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Somalis, Aid Groups Count Casualties in Recent Violence

Aid agencies and Somali elders are coming to terms with the after-effects of recent violence in Somalia's capital that has been described as the worst fighting since civil war broke out in 1991. Cathy Majtenyi reports for VOA from Nairobi.

Hawiye clan elders calculate that more than 1,000 people were killed in Mogadishu between March 29 and April 1.

The battle was between Somali government and Ethiopian troops on the one side and insurgents and clan members on the other.

Caught in the crossfire were civilians, including small children.

Many of those who survived the fighting fled Mogadishu. The U.N. refugee agency estimates that 124,000 people left Mogadishu since February.

U.N. refugee agency spokeswoman Millicent Mutuli tells VOA that many of those who fled are now facing extreme hardships on the run in different parts of Somalia.

"People basically do not have assistance," she said. "Humanitarian agencies are not present in these areas. People are basically left to their own devices for the last couple of weeks. There are reports of illness, there were reports of diarrhea because people do not have access to clean drinking water."

Mutuli says complicating the peoples' plight is the closure of the Kenyan border, which means those on the run do not have access to assistance such as food and shelter at refugee camps in Kenya.

It is difficult to assess the exact damage of the fighting. While the elders give a death toll of more than 1,000, the Somali aid group Center for Peace and Democracy says that some 540 people were killed primarily by gunfire and artillery shelling. The group estimates that more than 1,000 were injured.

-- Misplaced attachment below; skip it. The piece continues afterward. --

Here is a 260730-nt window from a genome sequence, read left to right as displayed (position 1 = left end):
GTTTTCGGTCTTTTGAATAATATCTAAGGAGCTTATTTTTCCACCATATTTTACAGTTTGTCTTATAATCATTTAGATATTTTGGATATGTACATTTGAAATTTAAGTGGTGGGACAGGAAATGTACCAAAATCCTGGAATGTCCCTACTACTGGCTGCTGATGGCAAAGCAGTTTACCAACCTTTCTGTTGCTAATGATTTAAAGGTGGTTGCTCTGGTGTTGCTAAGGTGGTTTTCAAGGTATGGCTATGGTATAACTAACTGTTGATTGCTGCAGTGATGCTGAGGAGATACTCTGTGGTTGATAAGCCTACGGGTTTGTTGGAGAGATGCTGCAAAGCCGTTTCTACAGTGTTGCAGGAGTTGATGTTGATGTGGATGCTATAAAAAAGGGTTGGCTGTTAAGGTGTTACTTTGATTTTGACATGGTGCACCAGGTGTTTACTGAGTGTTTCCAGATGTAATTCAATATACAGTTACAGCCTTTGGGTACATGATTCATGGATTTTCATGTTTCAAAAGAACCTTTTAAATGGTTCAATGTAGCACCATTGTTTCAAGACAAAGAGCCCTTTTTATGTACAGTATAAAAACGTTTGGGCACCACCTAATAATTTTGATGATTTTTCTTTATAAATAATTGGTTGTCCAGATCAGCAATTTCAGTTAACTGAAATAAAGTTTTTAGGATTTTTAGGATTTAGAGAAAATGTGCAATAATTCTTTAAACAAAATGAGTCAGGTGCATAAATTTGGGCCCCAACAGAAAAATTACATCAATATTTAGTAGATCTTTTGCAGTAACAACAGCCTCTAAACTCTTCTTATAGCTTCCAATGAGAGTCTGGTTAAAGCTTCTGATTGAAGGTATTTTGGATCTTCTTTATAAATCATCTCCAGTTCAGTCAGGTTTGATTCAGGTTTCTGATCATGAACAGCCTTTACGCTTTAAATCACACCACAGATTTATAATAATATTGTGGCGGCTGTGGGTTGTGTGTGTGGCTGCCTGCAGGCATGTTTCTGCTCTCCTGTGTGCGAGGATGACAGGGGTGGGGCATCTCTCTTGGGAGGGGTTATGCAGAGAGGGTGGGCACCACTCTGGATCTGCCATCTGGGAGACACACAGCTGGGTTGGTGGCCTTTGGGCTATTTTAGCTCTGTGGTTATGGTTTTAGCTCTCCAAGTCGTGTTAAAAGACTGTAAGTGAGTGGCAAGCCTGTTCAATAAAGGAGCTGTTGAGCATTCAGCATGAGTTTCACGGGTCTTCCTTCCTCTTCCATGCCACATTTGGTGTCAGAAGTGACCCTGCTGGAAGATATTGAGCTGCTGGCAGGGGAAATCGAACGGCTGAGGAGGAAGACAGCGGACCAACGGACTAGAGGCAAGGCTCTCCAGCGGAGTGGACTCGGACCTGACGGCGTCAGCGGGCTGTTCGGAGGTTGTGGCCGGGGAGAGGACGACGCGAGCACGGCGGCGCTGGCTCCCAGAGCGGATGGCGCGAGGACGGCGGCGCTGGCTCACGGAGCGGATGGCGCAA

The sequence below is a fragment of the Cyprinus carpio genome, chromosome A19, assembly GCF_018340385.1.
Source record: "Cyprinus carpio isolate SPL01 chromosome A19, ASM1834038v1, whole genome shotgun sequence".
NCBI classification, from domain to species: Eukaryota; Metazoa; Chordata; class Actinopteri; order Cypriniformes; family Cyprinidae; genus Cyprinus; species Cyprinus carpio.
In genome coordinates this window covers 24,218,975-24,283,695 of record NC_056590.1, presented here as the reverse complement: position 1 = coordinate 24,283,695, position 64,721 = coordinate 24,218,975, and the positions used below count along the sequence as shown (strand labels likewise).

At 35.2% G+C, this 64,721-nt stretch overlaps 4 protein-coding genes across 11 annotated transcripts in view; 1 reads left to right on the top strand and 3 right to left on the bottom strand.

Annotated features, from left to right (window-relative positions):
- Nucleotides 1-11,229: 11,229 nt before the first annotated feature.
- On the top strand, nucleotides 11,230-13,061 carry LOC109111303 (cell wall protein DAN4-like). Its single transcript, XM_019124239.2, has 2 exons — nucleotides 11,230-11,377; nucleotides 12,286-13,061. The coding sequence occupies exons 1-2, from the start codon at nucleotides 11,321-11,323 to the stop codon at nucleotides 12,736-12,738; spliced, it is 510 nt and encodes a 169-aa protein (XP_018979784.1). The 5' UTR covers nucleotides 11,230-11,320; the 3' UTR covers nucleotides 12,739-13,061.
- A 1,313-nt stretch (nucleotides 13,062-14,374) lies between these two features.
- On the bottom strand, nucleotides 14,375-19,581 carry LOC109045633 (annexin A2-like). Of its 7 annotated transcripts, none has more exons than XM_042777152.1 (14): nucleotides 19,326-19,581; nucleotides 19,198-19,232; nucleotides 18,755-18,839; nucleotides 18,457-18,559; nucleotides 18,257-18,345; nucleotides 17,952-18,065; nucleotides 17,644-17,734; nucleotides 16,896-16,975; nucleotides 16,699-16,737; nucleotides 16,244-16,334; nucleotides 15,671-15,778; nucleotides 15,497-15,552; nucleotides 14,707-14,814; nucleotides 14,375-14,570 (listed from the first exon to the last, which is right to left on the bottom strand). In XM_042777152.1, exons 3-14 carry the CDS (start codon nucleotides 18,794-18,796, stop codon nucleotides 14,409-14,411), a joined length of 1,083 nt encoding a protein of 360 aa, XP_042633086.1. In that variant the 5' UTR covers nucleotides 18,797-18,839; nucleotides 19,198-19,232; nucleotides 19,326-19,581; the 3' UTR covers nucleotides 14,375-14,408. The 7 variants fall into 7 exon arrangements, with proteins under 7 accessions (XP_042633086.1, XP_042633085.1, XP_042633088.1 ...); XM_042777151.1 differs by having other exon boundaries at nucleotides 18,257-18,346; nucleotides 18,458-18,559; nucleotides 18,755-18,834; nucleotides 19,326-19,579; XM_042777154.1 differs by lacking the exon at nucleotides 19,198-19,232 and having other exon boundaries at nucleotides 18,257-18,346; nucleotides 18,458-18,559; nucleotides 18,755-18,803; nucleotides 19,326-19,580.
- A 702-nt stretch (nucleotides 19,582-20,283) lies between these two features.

The elders say more than 4,300 people were injured during the fighting and that damage to property was about $1.5 billion.

Ethiopian troops came to Somalia at the end of last year to help the interim government oust the Islamic Courts Union, which had taken control over Mogadishu and much of southern Somalia.

Although the Islamists eventually were defeated, the Ethiopian troops still remained in Somalia. Insurgents have been attacking the troops and Ugandan soldiers stationed in Mogadishu as part of the African Union's peacekeeping mission.

Since Somalia's civil war broke out in 1991, militias loyal to clan and sub-clan-based factions have controlled different parts of the country, with no central authority to provide law and order or basic services to the population.

A transitional Somali parliament was formed in Kenya more than two years ago, following a regionally led peace process.